‘Medical Cannabis and Cannabinoids – Policy, Science, and Medical Practice’ Conference 2015: Part 1

Where are all the skunks?

By Deej Sullivan

From the 4th to the 7th of March 2015 a conference took place in Prague that was the first of its kind in the Czech Republic. Organised to coincide roughly with the passing of a new Bill legalising the medical use of cannabis in the country; the conference brought together experts on cannabis science, medicine and policy from around the word to take part in four days of discussions, debates and presentations.

Among the luminaries in attendance were –

Raphael Mechoulam, organic chemist and rector emeritus at the Hebrew University of Jerusalem in Israel. Mechoulam is best known for his work (together with Y. Gaoni) in the isolation, structure elucidation and total synthesis of Δ9-tetrahydrocannabinol (THC).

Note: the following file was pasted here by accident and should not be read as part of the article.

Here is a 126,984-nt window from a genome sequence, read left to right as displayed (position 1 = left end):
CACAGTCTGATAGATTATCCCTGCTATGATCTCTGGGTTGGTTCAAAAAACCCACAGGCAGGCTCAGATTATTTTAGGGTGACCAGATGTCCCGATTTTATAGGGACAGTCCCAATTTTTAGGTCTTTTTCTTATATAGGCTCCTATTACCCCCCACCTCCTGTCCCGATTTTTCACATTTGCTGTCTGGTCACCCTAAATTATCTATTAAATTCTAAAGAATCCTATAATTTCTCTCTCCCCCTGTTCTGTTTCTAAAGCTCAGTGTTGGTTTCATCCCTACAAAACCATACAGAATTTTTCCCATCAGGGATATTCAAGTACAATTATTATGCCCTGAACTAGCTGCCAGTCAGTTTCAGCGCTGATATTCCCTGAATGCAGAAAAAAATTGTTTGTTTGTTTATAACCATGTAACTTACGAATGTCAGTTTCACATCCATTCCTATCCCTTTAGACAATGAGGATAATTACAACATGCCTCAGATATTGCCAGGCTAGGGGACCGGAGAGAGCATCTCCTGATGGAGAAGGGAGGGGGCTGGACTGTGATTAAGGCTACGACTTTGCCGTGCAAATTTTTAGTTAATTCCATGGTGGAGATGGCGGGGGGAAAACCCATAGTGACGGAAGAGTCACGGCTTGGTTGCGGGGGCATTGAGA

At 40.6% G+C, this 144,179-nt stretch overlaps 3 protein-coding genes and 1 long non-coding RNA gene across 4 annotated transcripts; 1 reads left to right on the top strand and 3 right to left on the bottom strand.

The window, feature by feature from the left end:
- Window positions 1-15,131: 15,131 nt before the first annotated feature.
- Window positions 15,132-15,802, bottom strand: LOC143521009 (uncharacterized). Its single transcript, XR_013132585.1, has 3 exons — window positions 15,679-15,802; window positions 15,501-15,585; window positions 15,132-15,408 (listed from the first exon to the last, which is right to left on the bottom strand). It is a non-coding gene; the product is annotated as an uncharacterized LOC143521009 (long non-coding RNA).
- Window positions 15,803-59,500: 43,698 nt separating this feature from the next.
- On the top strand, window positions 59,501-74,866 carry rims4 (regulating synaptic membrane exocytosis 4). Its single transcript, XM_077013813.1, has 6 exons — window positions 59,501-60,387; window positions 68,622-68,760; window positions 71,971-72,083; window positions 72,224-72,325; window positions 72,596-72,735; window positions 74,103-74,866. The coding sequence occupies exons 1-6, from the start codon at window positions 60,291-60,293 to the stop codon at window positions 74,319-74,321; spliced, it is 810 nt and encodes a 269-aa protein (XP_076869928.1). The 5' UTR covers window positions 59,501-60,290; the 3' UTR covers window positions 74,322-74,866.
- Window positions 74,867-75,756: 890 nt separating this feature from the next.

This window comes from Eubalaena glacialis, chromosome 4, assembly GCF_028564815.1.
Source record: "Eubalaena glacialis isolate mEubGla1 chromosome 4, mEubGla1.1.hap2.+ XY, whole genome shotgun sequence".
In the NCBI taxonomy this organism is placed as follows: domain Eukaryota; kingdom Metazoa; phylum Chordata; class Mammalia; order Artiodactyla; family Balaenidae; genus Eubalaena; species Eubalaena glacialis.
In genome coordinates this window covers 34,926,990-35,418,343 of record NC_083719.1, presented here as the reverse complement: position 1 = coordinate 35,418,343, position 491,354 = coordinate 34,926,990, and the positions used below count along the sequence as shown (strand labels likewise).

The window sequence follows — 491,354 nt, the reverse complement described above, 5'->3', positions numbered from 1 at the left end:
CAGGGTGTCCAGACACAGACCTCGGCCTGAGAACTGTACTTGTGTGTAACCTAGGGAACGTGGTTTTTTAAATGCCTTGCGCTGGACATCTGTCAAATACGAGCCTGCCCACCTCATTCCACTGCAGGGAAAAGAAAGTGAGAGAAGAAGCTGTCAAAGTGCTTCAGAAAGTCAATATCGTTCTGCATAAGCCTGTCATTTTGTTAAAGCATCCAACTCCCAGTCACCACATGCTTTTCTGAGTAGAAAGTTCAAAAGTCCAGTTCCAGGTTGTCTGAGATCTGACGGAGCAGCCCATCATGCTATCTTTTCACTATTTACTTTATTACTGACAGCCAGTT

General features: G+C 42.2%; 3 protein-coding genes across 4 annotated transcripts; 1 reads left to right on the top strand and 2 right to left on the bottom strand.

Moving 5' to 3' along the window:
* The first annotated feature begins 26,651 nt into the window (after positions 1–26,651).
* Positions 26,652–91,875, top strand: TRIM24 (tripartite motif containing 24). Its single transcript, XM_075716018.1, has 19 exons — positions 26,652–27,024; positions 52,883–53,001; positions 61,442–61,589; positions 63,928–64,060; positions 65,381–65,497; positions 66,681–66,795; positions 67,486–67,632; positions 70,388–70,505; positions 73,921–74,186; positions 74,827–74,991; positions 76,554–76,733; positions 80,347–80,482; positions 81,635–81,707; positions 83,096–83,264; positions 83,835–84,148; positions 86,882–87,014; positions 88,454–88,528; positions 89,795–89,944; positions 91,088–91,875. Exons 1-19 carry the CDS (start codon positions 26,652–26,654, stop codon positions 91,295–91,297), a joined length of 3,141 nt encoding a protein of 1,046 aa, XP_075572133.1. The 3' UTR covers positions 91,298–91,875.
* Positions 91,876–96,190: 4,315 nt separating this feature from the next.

Dr. Svatopluk Němeček, Minister of Health of the Czech Republic,

Pavel Bém and Prof. Michel Kazatchkine from the Global Commission on Drug Policy,

Jindřich Vobořil MA MHA, the Czech National Drug Coordinator,

Steph Sherer, founder of Americans for Safe Access,

And many more.

The number of topics discussed over the course of the conference was vast and the number of notes I took even more so, so I will not be providing a complete run-down of everything that was discussed – that would be boring for everyone including me.

Instead I will be writing about some of the major things that I have taken away from the conference as a whole, which I think are among the most important for those of us unlucky enough to be in the UK.